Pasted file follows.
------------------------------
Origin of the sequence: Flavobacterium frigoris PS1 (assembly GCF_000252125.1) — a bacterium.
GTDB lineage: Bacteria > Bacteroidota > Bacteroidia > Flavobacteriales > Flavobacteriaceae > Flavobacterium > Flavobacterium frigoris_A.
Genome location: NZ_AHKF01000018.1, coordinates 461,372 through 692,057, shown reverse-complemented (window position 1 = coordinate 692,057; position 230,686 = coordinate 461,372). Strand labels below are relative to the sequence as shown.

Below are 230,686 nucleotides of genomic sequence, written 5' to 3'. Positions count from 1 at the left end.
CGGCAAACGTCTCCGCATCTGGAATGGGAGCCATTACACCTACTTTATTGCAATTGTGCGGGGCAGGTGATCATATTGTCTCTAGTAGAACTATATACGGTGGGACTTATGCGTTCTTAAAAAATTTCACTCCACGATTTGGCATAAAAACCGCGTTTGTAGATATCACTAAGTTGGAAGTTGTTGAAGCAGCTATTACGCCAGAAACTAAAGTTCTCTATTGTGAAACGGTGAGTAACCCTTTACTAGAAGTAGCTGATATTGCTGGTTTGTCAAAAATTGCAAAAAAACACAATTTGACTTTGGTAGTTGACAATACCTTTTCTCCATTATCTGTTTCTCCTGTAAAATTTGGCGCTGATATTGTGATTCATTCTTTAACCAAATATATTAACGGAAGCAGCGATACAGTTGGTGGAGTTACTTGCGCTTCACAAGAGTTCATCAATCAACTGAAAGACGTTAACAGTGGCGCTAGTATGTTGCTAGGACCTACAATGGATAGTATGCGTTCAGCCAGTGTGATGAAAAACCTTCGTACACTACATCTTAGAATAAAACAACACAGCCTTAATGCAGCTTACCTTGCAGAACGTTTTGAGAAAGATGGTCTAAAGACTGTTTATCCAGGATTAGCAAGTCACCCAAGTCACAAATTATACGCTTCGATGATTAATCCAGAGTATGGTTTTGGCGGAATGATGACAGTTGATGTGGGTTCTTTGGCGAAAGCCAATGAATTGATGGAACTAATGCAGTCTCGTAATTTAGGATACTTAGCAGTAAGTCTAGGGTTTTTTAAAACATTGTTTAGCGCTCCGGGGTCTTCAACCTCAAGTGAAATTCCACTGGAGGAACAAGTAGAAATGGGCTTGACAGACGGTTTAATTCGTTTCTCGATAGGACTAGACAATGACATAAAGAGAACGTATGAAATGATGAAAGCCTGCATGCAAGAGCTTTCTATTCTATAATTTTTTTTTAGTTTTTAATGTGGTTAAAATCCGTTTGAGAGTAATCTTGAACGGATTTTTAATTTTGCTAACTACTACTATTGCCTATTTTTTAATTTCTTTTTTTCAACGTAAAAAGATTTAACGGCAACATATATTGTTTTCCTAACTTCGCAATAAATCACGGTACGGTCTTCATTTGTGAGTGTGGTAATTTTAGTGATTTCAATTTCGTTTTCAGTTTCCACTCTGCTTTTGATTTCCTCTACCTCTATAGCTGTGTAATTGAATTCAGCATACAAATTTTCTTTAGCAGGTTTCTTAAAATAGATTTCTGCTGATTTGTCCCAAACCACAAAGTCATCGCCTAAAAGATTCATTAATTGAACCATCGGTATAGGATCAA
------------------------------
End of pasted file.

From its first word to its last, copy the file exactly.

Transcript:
Origin of the sequence: Flavobacterium frigoris PS1 (assembly GCF_000252125.1) — a bacterium.
GTDB lineage: Bacteria > Bacteroidota > Bacteroidia > Flavobacteriales > Flavobacteriaceae > Flavobacterium > Flavobacterium frigoris_A.
Genome location: NZ_AHKF01000018.1, coordinates 461,372 through 692,057, shown reverse-complemented (window position 1 = coordinate 692,057; position 230,686 = coordinate 461,372). Strand labels below are relative to the sequence as shown.

Below are 230,686 nucleotides of genomic sequence, written 5' to 3'. Positions count from 1 at the left end.
CGGCAAACGTCTCCGCATCTGGAATGGGAGCCATTACACCTACTTTATTGCAATTGTGCGGGGCAGGTGATCATATTGTCTCTAGTAGAACTATATACGGTGGGACTTATGCGTTCTTAAAAAATTTCACTCCACGATTTGGCATAAAAACCGCGTTTGTAGATATCACTAAGTTGGAAGTTGTTGAAGCAGCTATTACGCCAGAAACTAAAGTTCTCTATTGTGAAACGGTGAGTAACCCTTTACTAGAAGTAGCTGATATTGCTGGTTTGTCAAAAATTGCAAAAAAACACAATTTGACTTTGGTAGTTGACAATACCTTTTCTCCATTATCTGTTTCTCCTGTAAAATTTGGCGCTGATATTGTGATTCATTCTTTAACCAAATATATTAACGGAAGCAGCGATACAGTTGGTGGAGTTACTTGCGCTTCACAAGAGTTCATCAATCAACTGAAAGACGTTAACAGTGGCGCTAGTATGTTGCTAGGACCTACAATGGATAGTATGCGTTCAGCCAGTGTGATGAAAAACCTTCGTACACTACATCTTAGAATAAAACAACACAGCCTTAATGCAGCTTACCTTGCAGAACGTTTTGAGAAAGATGGTCTAAAGACTGTTTATCCAGGATTAGCAAGTCACCCAAGTCACAAATTATACGCTTCGATGATTAATCCAGAGTATGGTTTTGGCGGAATGATGACAGTTGATGTGGGTTCTTTGGCGAAAGCCAATGAATTGATGGAACTAATGCAGTCTCGTAATTTAGGATACTTAGCAGTAAGTCTAGGGTTTTTTAAAACATTGTTTAGCGCTCCGGGGTCTTCAACCTCAAGTGAAATTCCACTGGAGGAACAAGTAGAAATGGGCTTGACAGACGGTTTAATTCGTTTCTCGATAGGACTAGACAATGACATAAAGAGAACGTATGAAATGATGAAAGCCTGCATGCAAGAGCTTTCTATTCTATAATTTTTTTTTAGTTTTTAATGTGGTTAAAATCCGTTTGAGAGTAATCTTGAACGGATTTTTAATTTTGCTAACTACTACTATTGCCTATTTTTTAATTTCTTTTTTTCAACGTAAAAAGATTTAACGGCAACATATATTGTTTTCCTAACTTCGCAATAAATCACGGTACGGTCTTCATTTGTGAGTGTGGTAATTTTAGTGATTTCAATTTCGTTTTCAGTTTCCACTCTGCTTTTGATTTCCTCTACCTCTATAGCTGTGTAATTGAATTCAGCATACAAATTTTCTTTAGCAGGTTTCTTAAAATAGATTTCTGCTGATTTGTCCCAAACCACAAAGTCATCGCCTAAAAGATTCATTAATTGAACCATCGGTATAGGATCAA